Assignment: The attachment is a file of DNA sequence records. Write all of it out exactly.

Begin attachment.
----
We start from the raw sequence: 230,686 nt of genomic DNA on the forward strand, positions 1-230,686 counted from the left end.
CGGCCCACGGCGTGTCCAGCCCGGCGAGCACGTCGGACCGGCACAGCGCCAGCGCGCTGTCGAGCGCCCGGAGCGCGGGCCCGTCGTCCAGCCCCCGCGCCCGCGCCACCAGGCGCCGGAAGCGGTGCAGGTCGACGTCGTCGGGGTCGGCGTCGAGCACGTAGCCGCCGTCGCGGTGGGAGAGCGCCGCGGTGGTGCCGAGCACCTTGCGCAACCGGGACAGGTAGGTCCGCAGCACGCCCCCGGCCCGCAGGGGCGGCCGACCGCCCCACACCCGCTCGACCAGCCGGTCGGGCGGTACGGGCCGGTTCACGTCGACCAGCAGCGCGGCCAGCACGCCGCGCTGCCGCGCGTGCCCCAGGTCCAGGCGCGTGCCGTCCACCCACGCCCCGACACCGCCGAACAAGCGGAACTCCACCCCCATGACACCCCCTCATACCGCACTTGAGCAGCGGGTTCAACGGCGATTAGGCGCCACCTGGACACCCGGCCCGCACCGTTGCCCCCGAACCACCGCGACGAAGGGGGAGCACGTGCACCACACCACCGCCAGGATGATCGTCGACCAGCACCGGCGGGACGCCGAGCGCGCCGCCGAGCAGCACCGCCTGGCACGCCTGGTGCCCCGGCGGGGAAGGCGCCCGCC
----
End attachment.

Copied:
We start from the raw sequence: 230,686 nt of genomic DNA on the forward strand, positions 1-230,686 counted from the left end.
CGGCCCACGGCGTGTCCAGCCCGGCGAGCACGTCGGACCGGCACAGCGCCAGCGCGCTGTCGAGCGCCCGGAGCGCGGGCCCGTCGTCCAGCCCCCGCGCCCGCGCCACCAGGCGCCGGAAGCGGTGCAGGTCGACGTCGTCGGGGTCGGCGTCGAGCACGTAGCCGCCGTCGCGGTGGGAGAGCGCCGCGGTGGTGCCGAGCACCTTGCGCAACCGGGACAGGTAGGTCCGCAGCACGCCCCCGGCCCGCAGGGGCGGCCGACCGCCCCACACCCGCTCGACCAGCCGGTCGGGCGGTACGGGCCGGTTCACGTCGACCAGCAGCGCGGCCAGCACGCCGCGCTGCCGCGCGTGCCCCAGGTCCAGGCGCGTGCCGTCCACCCACGCCCCGACACCGCCGAACAAGCGGAACTCCACCCCCATGACACCCCCTCATACCGCACTTGAGCAGCGGGTTCAACGGCGATTAGGCGCCACCTGGACACCCGGCCCGCACCGTTGCCCCCGAACCACCGCGACGAAGGGGGAGCACGTGCACCACACCACCGCCAGGATGATCGTCGACCAGCACCGGCGGGACGCCGAGCGCGCCGCCGAGCAGCACCGCCTGGCACGCCTGGTGCCCCGGCGGGGAAGGCGCCCGCC